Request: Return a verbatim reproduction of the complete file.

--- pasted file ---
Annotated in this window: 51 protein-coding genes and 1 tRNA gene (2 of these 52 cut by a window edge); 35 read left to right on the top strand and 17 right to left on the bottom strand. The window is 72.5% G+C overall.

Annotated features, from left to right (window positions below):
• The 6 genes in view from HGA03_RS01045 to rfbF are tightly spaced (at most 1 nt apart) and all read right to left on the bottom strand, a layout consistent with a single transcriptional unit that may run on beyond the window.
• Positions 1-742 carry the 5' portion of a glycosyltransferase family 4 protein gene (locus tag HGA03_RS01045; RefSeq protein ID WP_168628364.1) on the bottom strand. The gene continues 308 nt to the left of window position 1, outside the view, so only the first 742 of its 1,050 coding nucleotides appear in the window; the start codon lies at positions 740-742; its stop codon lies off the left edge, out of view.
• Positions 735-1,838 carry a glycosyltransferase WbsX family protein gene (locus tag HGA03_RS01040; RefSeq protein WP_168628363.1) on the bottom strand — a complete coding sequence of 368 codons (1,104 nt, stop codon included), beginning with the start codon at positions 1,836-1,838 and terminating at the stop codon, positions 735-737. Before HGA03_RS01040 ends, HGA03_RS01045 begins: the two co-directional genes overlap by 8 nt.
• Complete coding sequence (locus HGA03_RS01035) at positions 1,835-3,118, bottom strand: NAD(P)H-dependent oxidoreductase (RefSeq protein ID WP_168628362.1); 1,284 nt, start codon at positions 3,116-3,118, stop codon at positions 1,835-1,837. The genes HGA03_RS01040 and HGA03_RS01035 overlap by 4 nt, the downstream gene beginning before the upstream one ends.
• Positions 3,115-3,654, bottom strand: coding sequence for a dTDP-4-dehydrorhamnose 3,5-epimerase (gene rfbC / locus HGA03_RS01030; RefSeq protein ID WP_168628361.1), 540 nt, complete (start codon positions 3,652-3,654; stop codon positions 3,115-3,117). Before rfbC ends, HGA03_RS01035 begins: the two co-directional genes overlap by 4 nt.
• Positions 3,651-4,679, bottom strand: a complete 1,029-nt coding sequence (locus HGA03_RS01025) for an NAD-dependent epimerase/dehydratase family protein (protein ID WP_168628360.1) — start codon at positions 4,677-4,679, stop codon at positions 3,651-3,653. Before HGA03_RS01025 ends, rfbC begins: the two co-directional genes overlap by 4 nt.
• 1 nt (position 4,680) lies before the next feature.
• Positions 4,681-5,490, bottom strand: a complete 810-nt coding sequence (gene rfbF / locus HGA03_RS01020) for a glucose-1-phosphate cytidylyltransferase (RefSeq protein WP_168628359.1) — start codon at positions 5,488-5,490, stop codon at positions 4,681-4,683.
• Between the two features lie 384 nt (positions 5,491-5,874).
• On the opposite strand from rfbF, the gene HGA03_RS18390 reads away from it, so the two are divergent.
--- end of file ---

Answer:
Annotated in this window: 51 protein-coding genes and 1 tRNA gene (2 of these 52 cut by a window edge); 35 read left to right on the top strand and 17 right to left on the bottom strand. The window is 72.5% G+C overall.

Annotated features, from left to right (window positions below):
• The 6 genes in view from HGA03_RS01045 to rfbF are tightly spaced (at most 1 nt apart) and all read right to left on the bottom strand, a layout consistent with a single transcriptional unit that may run on beyond the window.
• Positions 1-742 carry the 5' portion of a glycosyltransferase family 4 protein gene (locus tag HGA03_RS01045; RefSeq protein ID WP_168628364.1) on the bottom strand. The gene continues 308 nt to the left of window position 1, outside the view, so only the first 742 of its 1,050 coding nucleotides appear in the window; the start codon lies at positions 740-742; its stop codon lies off the left edge, out of view.
• Positions 735-1,838 carry a glycosyltransferase WbsX family protein gene (locus tag HGA03_RS01040; RefSeq protein WP_168628363.1) on the bottom strand — a complete coding sequence of 368 codons (1,104 nt, stop codon included), beginning with the start codon at positions 1,836-1,838 and terminating at the stop codon, positions 735-737. Before HGA03_RS01040 ends, HGA03_RS01045 begins: the two co-directional genes overlap by 8 nt.
• Complete coding sequence (locus HGA03_RS01035) at positions 1,835-3,118, bottom strand: NAD(P)H-dependent oxidoreductase (RefSeq protein ID WP_168628362.1); 1,284 nt, start codon at positions 3,116-3,118, stop codon at positions 1,835-1,837. The genes HGA03_RS01040 and HGA03_RS01035 overlap by 4 nt, the downstream gene beginning before the upstream one ends.
• Positions 3,115-3,654, bottom strand: coding sequence for a dTDP-4-dehydrorhamnose 3,5-epimerase (gene rfbC / locus HGA03_RS01030; RefSeq protein ID WP_168628361.1), 540 nt, complete (start codon positions 3,652-3,654; stop codon positions 3,115-3,117). Before rfbC ends, HGA03_RS01035 begins: the two co-directional genes overlap by 4 nt.
• Positions 3,651-4,679, bottom strand: a complete 1,029-nt coding sequence (locus HGA03_RS01025) for an NAD-dependent epimerase/dehydratase family protein (protein ID WP_168628360.1) — start codon at positions 4,677-4,679, stop codon at positions 3,651-3,653. Before HGA03_RS01025 ends, rfbC begins: the two co-directional genes overlap by 4 nt.
• 1 nt (position 4,680) lies before the next feature.
• Positions 4,681-5,490, bottom strand: a complete 810-nt coding sequence (gene rfbF / locus HGA03_RS01020) for a glucose-1-phosphate cytidylyltransferase (RefSeq protein WP_168628359.1) — start codon at positions 5,488-5,490, stop codon at positions 4,681-4,683.
• Between the two features lie 384 nt (positions 5,491-5,874).
• On the opposite strand from rfbF, the gene HGA03_RS18390 reads away from it, so the two are divergent.